Study: High-Dose Mitragynine Interacts with Cannabinoid Receptor to Impair Cognitive Functioning

Figure 4 from https://www.ncbi.nlm.nih.gov/pmc/articles/PMC8481666/

A comprehensive and detailed study in mice from University of Science, Malaysia revealed mitragynine in very high doses is an agonist (binds to and activates) cannabinoid receptor Type 1 (CB1). Mice administered with high-dose mitragynine demonstrated similar reward-seeking behavior and cognitive impairment as mice administered with morphine and THC. Mice that received high-dose mitragynine, morphine, and THC with a CB1 antagonist (a compound that binds to a deactivates the CB1 receptor), did not exhibit similar cognitive impairment, nor did mice that received low-dose mitragynine (Iman et al., 2021).

Every animal has an endocannabinoid system (ECS). Discovered in the 1990s, this system is still relatively new to science. Peter Grinspoon calls the ECS a”vast network of chemical signals and cellular receptors that are densely packed throughout our brains and bodies” that “regulates and controls many of our most critical bodily functions”. The CB1 receptor, Dr. Grinspoon writes, “act like traffic cops to control the levels and activity of most of the other neurotransmitters” (2021).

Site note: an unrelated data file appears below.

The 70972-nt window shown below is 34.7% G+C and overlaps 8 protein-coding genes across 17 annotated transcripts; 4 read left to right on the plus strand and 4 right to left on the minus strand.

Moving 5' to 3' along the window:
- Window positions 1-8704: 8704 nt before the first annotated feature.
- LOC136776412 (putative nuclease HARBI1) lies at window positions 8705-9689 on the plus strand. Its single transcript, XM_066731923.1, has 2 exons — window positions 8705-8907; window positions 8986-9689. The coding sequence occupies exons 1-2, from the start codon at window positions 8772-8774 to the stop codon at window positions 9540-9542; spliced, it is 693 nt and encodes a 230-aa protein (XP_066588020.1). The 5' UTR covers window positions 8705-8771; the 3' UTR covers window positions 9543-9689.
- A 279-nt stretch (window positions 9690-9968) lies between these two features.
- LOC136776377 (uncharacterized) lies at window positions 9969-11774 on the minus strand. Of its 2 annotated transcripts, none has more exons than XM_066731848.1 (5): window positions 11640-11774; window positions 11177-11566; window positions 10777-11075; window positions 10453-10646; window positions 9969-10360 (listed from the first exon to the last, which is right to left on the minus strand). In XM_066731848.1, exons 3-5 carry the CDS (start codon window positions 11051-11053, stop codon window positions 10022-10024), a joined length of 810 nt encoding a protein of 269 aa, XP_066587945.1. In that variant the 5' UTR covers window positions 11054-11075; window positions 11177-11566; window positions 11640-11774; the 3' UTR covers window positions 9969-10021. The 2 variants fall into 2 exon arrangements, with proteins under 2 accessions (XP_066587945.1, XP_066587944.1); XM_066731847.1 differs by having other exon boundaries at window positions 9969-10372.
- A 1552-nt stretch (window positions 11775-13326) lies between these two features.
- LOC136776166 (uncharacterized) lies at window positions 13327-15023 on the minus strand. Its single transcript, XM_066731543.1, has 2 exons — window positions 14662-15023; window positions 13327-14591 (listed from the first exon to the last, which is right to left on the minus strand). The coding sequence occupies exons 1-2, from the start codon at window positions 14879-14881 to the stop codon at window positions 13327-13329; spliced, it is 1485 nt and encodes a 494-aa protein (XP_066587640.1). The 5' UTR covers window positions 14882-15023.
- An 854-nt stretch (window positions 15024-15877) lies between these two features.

Just like the body produces endogenous opioids, it also produces endogenous cannabinoids (endocannabinoids). The pleasurable effects of these compounds are part of the reason why the use of opium and cannabis by human beings can be traced back to ancient history.

Mitragynine, the main and most studied alkaloid in kratom, is a dynamic alkaloid. Much attention has been paid to the fact that mitragynine binds to opioid receptors, but it also binds to adrenergic, seratonin, and, as shown in this study, cannabinoid receptors. It also interacts with some of the other 40+ alkaloids in kratom in a way that makes the effects of mitragynine alone different from the effects natural kratom with its full spectrum of alkaloids.

One hundred mice in the Iman study were divided into ten groups. One group was left alone, and nine groups given injections into the abdomen of: a vehicle solution, low-dose mitragynine, high-dose mitragynine, morphine, THC, and four groups given those four categories of drug compounds along with NIDA-41020, a CB1 receptor antagonist.

The groups given morphine, THC, and high-dose mitragynine all exhibited higher levels of reward-seeking behavior and impairment of place learning and reversal learning. None of the other groups exhibited these behaviors, including the morphine, THC, and high-dose mitragynine groups that received the CB1 antagonist. This suggests that CB1 receptor agonism by the morphine, THC, and high-dose mitragynine is where the impairment in cognitive functioning comes from.

Reward-seeking behavior was measured by increased affinity for sucrose over water, and increased affinity for sucrose despite “punishment”, which, in this case, was an air puff blown at the mice as they went for the sucrose. Reward-seeking behavior is usually seen as an indicator of dependence or addiction.